Finding Indological full-book PDFs on Google Books
Paul G. Hackett
ph2046 at COLUMBIA.EDU
Mon Jun 18 12:34:23 UTC 2007
At 2:17 PM +1000 6/18/07, Antonio Ferreira-Jardim wrote:
>A much better scanned version of Burnouf's "Histoire" is available
>from the DLI here: http://tinyurl.com/2q88jj
There are are actually several "hosts" for the DLI ("Digital Library
which, to no surprise, are *not* actually mirrored hosts, but rather
contain different books, meta-data, interfaces, etc. which
*sometimes* overlap in content. Also, some appear to be up at all
times; some appear to go offline from time to time. Moreover, I would
point out that the quality of scans varies there as well
(inconsistent page sizes, cropped pages, missing or corrupted page
images, etc.), and with only individual page image TIFFs (presumably
for bandwidth reasons), offers another usability challenge.
Nonetheless, having spent countless hours scanning books myself,
whether individual TIFF images from the DLI or PDFs from Google, I
would much rather scan one or two pages to fix an otherwise complete
book, than to have to scan the entire book myself.
I say this because while I think it is easy to find fault with any
initiative of this scope, and as a librarian I completely agree with
the sentiments expressed thus far about quality control issues and
all that, I would, however, *still* defend Google in their
enterprise, because I think it's still better than *not* having it,
and Google Books, for all it's flaws *is* e-text searchable, and I
have already found numerous references to materials that I would have
never even known existed, much less been able to locate or access.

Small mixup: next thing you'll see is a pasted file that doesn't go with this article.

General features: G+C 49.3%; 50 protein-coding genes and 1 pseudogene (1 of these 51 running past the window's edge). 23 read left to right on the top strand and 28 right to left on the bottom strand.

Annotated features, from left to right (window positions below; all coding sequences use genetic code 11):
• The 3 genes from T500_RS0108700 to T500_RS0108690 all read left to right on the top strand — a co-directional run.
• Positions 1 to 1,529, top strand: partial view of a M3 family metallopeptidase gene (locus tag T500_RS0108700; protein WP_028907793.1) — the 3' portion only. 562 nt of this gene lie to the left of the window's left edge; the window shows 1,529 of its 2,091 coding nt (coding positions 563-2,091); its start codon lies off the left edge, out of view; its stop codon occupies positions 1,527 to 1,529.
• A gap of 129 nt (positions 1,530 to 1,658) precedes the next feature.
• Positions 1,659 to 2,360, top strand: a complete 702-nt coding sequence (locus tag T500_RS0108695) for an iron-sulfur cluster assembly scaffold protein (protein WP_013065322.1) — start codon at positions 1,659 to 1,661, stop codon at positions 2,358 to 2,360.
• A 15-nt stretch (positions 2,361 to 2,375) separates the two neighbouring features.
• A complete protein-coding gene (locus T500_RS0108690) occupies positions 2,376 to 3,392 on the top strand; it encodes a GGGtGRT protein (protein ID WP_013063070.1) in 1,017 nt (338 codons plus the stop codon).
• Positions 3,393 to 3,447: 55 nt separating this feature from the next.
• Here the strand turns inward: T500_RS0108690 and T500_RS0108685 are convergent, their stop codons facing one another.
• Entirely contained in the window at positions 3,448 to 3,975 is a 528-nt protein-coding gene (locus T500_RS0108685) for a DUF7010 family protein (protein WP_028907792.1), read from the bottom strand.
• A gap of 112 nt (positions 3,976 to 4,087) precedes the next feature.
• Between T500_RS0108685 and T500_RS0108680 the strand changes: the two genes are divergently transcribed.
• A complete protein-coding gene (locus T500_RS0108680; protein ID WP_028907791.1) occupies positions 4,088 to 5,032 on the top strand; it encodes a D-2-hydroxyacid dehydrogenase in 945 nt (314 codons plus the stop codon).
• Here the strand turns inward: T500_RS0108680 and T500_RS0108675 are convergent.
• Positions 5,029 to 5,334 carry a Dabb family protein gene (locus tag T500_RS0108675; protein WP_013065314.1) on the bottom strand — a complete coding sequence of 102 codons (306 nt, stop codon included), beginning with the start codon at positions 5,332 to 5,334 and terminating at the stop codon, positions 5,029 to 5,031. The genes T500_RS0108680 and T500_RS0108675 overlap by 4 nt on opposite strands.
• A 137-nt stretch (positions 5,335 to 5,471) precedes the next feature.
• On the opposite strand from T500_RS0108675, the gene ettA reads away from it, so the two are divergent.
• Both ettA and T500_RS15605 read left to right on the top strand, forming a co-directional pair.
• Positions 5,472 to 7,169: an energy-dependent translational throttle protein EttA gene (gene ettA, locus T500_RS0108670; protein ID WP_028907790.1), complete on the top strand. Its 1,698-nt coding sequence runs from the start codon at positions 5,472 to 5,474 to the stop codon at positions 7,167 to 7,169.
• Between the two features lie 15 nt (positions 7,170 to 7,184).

To give a small example: I have been working for sometime now on
issues related to early twentieth century Sikkim/India/Tibet border
communities. By simply performing a keyword search for "Darjeeling"
(or "Darjiling" or "Kalimpong" or "Lachen" or "Yatung", etc.) I have
located countless memoirs and travelogs of individuals who visited
these areas in the late nineteenth & early twentieth century and
whose accounts of places and individuals I would have never found
through conventional means. This fact alone makes Google Books and
invaluable resource for me.
Similarly, if you explore the DLI, you will find an unbelievably
large quantity of scanned Sanskrit books. A few years ago I began
working with some of the engineers at ABBYY and have been training
Abbyy FineReader to do OCR for Devanagari. For me, despite their
flaws, the DLI page images have been yet another very convenient
resource for training the recognition engine, above and beyond just
having the content available. The fact that Oliver Hellwig has
created a Devanagari OCR program (which I look forward to testing)
offers yet another reason to celebrate an abundance of such data
given the potential for rendering all of those materials e-text
searchable as well.
Perhaps I'm belaboring the obvious, but I would just like to plead
for some "perspective" here, even if Google or DLI or anyone else
doesn't actually hit the mark of perfection in their efforts.
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